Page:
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I'm still learning!

PostPosted: Tue Oct 24, 2017 5:38 am
by somerandomband
I have two clamp lamps on my carnivorous babies. Each has an led bulb with 120 volts and 13 watts. One is red and one is blue. I did this because I read that red led light is good for growing the plant tall and blue light is good for bushing out the plant and in combo are supposed to be a good team.
My question is should i add a white light for the full spectrum? A member on here said they need more light for sure.
I plan to get at least 2 more clamp lamps or save up and get a big ol' overhead with the full spectrum but for now I only have these two (the third one is on my cannabis plant). Should i skip these all together and get two full spectrum leds?
Currently my nepenthes and two of my vfts are doing really well with this setup. What do you experts think? :3
Here's a picture:
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Re: I'm still learning!

PostPosted: Tue Oct 24, 2017 12:09 pm
by Fieldofscreams
Get this:
https://www.amazon.com/gp/product/B00XC ... EMWWZ95494

The cost isn't much when you consider all the lamps and separate bulbs you have to buy. I was in the same boat as you, by the time I bought all the housings and bulbs I would end up spending just as much if not more than just buying the MarsHydro.

I'm still learning!

PostPosted: Tue Oct 24, 2017 4:47 pm
by Volmen
As for the red and blue led lights what type of lights are those I’m just curious? Also how far away do you normally have the lights away from the plants? To answer your question the white light I would recommend is a 6500K LED bulb!

Also so it’s not really a good idea to separate the spectrum onto individual bulbs because it’s hard to make sure each plant gets the full spectrum that why in your picture one side is getting mostly red and the other side mostly blue!

Overall it would be cheaper to get a marshydro 300 but you would have to group your plants up together instead of spreading them out! Also you will have to find a way to hang the light above your plants!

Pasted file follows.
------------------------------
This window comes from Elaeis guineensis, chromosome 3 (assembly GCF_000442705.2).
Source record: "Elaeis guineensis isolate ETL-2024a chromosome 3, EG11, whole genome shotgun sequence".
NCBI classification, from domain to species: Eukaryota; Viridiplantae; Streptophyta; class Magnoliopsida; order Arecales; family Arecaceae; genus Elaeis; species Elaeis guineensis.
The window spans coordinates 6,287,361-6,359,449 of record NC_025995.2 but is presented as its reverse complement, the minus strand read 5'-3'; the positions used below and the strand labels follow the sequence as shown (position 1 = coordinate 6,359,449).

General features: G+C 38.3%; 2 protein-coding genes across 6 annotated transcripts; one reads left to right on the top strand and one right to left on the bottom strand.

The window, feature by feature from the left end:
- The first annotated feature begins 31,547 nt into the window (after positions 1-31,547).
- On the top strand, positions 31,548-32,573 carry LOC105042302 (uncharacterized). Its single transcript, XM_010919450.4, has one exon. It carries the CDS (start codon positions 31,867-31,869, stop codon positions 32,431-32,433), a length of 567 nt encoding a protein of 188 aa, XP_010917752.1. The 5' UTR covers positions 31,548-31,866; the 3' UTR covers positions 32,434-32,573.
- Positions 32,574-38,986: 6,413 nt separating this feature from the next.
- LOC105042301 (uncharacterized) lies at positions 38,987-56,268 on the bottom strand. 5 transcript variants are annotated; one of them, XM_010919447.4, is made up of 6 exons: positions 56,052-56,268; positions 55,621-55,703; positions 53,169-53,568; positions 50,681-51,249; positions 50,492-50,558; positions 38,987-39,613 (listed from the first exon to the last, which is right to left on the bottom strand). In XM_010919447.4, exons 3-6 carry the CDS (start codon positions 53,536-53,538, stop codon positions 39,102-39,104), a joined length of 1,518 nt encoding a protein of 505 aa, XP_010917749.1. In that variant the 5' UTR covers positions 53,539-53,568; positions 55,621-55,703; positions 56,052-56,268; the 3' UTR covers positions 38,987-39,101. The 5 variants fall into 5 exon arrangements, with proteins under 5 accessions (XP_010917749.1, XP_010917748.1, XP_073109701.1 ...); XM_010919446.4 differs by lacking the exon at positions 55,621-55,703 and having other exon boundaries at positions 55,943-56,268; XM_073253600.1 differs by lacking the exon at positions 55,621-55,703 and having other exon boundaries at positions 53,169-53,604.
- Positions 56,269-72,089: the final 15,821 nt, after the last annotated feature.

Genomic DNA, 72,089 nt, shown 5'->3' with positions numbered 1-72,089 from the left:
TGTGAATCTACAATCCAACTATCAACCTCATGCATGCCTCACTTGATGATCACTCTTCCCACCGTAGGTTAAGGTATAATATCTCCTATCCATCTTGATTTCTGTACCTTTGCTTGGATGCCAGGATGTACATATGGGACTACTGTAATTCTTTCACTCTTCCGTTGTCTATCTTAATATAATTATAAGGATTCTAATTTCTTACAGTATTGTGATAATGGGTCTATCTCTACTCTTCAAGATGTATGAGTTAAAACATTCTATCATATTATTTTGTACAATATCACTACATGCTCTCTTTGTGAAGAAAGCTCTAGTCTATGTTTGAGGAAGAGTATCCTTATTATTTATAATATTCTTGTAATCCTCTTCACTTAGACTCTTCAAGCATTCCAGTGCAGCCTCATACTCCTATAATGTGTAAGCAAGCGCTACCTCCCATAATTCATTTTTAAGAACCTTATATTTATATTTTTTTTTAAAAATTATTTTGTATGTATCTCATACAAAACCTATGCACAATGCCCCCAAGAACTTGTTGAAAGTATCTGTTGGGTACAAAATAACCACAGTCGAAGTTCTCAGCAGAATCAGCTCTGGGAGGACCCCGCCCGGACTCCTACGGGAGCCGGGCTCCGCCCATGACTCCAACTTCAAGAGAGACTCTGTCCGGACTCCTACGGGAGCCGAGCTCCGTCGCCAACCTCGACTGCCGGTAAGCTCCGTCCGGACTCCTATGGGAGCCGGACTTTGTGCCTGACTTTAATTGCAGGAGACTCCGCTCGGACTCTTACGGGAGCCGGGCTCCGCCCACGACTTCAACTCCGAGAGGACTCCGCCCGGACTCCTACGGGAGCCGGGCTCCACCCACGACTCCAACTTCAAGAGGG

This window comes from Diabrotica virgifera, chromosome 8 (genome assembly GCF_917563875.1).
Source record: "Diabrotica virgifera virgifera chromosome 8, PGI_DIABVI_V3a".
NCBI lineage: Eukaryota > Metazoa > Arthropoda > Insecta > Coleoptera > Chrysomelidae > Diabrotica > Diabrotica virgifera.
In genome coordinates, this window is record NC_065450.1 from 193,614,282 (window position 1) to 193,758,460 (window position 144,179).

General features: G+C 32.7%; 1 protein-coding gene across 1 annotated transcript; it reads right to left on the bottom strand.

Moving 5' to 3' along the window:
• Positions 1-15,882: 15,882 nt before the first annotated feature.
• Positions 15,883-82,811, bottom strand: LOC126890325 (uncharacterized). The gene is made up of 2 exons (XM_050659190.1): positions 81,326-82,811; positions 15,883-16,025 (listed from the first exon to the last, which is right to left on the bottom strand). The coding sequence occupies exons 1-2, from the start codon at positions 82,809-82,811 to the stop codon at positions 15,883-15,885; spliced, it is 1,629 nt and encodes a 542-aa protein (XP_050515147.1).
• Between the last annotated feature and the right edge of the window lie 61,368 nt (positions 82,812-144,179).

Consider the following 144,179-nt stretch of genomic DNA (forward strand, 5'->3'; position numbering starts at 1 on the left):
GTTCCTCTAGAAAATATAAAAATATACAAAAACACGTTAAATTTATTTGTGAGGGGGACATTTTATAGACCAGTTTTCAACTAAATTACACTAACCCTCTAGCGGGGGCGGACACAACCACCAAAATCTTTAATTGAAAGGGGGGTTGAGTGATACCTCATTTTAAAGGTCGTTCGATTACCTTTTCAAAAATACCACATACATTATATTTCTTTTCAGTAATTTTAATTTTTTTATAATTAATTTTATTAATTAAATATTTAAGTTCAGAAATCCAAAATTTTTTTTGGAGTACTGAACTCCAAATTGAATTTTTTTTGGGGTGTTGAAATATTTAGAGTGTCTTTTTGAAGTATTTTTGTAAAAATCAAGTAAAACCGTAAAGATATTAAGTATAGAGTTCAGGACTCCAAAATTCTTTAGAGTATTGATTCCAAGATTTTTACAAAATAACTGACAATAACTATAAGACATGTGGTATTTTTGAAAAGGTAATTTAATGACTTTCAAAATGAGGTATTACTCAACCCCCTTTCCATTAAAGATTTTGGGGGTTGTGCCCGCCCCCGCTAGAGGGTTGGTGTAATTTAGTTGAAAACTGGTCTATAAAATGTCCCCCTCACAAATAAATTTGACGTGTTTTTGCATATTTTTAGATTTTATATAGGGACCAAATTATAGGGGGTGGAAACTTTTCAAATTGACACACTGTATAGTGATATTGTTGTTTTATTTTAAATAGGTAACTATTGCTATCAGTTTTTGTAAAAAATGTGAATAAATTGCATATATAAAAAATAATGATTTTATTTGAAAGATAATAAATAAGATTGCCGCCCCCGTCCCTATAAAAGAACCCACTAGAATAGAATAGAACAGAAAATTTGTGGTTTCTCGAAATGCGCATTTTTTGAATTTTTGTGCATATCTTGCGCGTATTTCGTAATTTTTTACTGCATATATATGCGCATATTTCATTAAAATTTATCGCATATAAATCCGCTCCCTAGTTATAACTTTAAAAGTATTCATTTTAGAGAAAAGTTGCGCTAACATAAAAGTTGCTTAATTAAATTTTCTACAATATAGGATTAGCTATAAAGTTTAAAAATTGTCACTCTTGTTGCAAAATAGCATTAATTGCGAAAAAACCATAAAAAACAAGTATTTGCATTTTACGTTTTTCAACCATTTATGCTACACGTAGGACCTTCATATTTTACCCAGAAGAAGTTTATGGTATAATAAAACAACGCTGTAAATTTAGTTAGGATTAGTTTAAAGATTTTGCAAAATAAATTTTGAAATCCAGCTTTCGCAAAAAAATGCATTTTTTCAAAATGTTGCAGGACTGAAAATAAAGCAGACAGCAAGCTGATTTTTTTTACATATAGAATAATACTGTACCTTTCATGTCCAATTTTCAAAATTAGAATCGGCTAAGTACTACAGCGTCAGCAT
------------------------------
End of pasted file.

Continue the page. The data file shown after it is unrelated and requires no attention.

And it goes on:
But if you already have the Lamps, I would suggest the full spectrum bulb which also has IR and UV! I Included a link down below!

On a bulb based system they usually lacks in lumens/par! So you have to have them closer to the plants! But they are really good for micromanaging the amount of light one plant gets if your lamp is adjustable! Here’s a picture of my Venus’s-flytrap under a full spectrum LED bulb at a distance of 5 inches!

Image

https://rover.ebay.com/rover/0/0/0?mpre ... 2563863483

The Mars Hydro is a good choice to kind of spread out the light like a all-in-one solution granted you cannot micromanage as easily! It is recommended to have the light at least 18 inches away! Though according to the manufacturer their Optimum light/par spread is about 2‘ x 1.5‘ at 18”

https://rover.ebay.com/rover/0/0/0?mpre ... 1673090130

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Re: I'm still learning!

PostPosted: Tue Oct 24, 2017 5:33 pm
by nimbulan
I'd just stick with white lights personally. That way you can actually enjoy looking at your plants and I have heard reports from a few people that some sticky plants do not grow properly under red/blue.

I'm still learning!

PostPosted: Tue Oct 24, 2017 5:36 pm
by Volmen
That’s true if you replaced all your bulbs with 6500K they would grow!

Here’s my vft before and after! Under a 6500k fluorescent bulb that output 1600 lumens! The light had to be 4 inches away!

The day I brought it home from Walmart:
Image

After 4/5 weeks under that 6500k light:
Image


But I prefer LED growlights because plants don’t use or hardly use any of the orange,green,yellow light spectrums for photosynthesis! I would rather get them as much as I can of the spectrums they do use!

I grow a lot of plants under 4 mars Hydro 300 W granted the type of plant is only legal in a few states lol

A lot of people prefer white light because it’s easier on their eyes and to notice any issues/diseases that pop up!


I’ve never seen the issue with a sick plant not recovering under a red/blue spectrum led grow light! Most likely those plants would of died regardless of what light was above them! Mostly what happened is they didn’t notice the issue in time to save the plant!

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Re: I'm still learning!

PostPosted: Wed Oct 25, 2017 1:03 am
by nimbulan
It's absolutely not true that plants hardly use any green, yellow, or orange light. It's misinformation spread by the growlight companies in order to sell you more lights.

I'm still learning!

PostPosted: Wed Oct 25, 2017 1:17 am
by Volmen
nimbulan wrote:It's absolutely not true that plants hardly use any green, yellow, or orange light. It's misinformation spread by the growlight companies in order to sell you more lights.

Here’s some stuff on photosynthesis from “non-light manufacturers”! Sry but it’s biology :-p